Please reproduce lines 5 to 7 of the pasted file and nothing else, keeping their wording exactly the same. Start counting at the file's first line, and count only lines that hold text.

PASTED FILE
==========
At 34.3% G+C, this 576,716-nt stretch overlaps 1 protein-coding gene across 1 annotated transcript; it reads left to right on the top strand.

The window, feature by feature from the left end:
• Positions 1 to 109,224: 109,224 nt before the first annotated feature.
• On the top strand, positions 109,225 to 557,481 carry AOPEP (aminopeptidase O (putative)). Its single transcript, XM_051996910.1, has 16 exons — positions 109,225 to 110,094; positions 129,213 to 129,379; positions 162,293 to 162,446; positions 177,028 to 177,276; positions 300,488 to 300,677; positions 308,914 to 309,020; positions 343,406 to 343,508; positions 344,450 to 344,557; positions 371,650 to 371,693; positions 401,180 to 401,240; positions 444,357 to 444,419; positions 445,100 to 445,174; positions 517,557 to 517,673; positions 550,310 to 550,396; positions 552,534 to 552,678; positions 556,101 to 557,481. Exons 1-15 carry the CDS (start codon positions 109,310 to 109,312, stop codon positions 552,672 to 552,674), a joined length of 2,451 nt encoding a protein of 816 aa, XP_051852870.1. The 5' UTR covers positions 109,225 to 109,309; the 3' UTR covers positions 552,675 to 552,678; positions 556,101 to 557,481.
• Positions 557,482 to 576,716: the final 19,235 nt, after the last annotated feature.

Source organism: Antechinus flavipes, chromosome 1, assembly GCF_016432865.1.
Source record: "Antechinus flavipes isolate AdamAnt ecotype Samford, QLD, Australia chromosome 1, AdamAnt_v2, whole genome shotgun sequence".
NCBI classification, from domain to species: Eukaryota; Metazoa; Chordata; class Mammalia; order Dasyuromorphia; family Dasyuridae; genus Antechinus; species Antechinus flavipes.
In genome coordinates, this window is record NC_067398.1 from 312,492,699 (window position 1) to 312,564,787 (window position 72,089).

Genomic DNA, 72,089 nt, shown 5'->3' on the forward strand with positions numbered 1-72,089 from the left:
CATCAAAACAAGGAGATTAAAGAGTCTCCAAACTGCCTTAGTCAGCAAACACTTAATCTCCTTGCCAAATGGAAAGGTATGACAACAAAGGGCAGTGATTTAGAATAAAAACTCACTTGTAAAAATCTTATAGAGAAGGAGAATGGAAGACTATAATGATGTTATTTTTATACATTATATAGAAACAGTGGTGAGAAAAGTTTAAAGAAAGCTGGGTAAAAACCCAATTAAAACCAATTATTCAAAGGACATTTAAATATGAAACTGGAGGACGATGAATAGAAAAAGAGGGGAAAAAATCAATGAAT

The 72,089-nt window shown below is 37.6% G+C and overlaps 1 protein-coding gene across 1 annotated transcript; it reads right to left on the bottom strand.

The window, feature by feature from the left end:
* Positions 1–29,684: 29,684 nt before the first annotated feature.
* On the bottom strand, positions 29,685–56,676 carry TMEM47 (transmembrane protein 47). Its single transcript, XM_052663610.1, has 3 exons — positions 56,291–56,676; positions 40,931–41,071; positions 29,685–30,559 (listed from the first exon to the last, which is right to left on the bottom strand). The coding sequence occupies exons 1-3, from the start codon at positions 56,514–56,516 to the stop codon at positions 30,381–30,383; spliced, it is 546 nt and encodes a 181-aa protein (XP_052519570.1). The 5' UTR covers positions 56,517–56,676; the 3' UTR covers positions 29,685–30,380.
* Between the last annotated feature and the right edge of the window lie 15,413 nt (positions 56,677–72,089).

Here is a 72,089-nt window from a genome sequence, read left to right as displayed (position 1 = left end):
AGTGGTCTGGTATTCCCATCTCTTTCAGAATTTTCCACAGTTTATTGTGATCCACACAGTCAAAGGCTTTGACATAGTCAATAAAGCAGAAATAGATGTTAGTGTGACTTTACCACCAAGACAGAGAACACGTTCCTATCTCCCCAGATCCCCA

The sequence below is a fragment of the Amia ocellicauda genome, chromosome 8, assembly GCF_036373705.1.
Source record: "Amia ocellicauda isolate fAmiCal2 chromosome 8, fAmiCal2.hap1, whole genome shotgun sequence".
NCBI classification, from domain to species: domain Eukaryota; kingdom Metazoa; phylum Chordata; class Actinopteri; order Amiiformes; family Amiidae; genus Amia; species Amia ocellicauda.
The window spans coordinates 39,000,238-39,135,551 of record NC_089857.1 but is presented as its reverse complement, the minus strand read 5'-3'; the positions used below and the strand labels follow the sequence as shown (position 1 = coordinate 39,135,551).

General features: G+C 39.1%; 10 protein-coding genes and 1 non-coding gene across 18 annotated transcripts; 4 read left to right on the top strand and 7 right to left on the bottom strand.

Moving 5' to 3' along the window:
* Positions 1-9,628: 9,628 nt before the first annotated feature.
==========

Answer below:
• Positions 557,482 to 576,716: the final 19,235 nt, after the last annotated feature.

Source organism: Antechinus flavipes, chromosome 1, assembly GCF_016432865.1.
Source record: "Antechinus flavipes isolate AdamAnt ecotype Samford, QLD, Australia chromosome 1, AdamAnt_v2, whole genome shotgun sequence".